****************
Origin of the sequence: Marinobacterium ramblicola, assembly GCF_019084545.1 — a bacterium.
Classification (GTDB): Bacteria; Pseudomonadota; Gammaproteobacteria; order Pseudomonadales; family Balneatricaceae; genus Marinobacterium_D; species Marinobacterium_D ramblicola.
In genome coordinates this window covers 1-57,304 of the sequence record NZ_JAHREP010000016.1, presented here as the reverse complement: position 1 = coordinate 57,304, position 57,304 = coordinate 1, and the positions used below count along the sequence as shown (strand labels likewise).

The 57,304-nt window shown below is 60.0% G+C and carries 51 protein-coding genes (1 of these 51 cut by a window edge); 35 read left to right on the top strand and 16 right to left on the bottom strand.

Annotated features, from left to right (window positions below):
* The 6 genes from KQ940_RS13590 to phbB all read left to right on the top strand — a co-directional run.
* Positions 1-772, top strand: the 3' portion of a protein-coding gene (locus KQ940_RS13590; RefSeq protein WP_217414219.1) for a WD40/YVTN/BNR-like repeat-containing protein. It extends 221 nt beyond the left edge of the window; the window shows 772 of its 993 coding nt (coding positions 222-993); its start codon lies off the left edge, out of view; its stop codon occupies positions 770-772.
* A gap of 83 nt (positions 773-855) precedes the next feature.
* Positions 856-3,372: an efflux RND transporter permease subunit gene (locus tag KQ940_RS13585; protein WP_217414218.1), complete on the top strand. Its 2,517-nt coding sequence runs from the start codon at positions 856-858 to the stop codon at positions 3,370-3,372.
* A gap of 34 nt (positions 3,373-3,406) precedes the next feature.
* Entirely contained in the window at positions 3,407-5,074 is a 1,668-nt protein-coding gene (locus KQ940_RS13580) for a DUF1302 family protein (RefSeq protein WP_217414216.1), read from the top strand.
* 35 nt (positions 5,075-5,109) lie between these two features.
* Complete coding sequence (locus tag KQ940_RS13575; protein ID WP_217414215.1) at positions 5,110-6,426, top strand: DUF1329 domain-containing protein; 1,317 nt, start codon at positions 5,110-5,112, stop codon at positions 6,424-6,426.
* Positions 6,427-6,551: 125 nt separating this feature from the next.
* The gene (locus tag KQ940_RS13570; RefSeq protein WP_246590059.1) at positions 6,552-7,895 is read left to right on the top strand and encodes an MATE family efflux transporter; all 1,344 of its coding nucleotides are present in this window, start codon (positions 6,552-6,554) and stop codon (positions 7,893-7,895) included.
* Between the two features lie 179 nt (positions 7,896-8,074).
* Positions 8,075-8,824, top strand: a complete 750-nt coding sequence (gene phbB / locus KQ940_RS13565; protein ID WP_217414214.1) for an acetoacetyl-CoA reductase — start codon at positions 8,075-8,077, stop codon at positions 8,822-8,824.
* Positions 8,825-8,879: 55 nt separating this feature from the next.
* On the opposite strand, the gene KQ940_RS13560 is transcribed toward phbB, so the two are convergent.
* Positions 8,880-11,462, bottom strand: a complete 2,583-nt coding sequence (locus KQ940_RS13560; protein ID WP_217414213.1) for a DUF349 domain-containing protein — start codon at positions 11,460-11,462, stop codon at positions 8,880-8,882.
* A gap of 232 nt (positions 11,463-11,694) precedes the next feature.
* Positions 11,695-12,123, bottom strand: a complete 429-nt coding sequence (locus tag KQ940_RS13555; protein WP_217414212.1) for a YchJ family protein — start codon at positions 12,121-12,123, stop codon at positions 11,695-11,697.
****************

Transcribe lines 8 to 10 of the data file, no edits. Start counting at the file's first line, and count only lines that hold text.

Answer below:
* A gap of 83 nt (positions 773-855) precedes the next feature.
* Positions 856-3,372: an efflux RND transporter permease subunit gene (locus tag KQ940_RS13585; protein WP_217414218.1), complete on the top strand. Its 2,517-nt coding sequence runs from the start codon at positions 856-858 to the stop codon at positions 3,370-3,372.
* A gap of 34 nt (positions 3,373-3,406) precedes the next feature.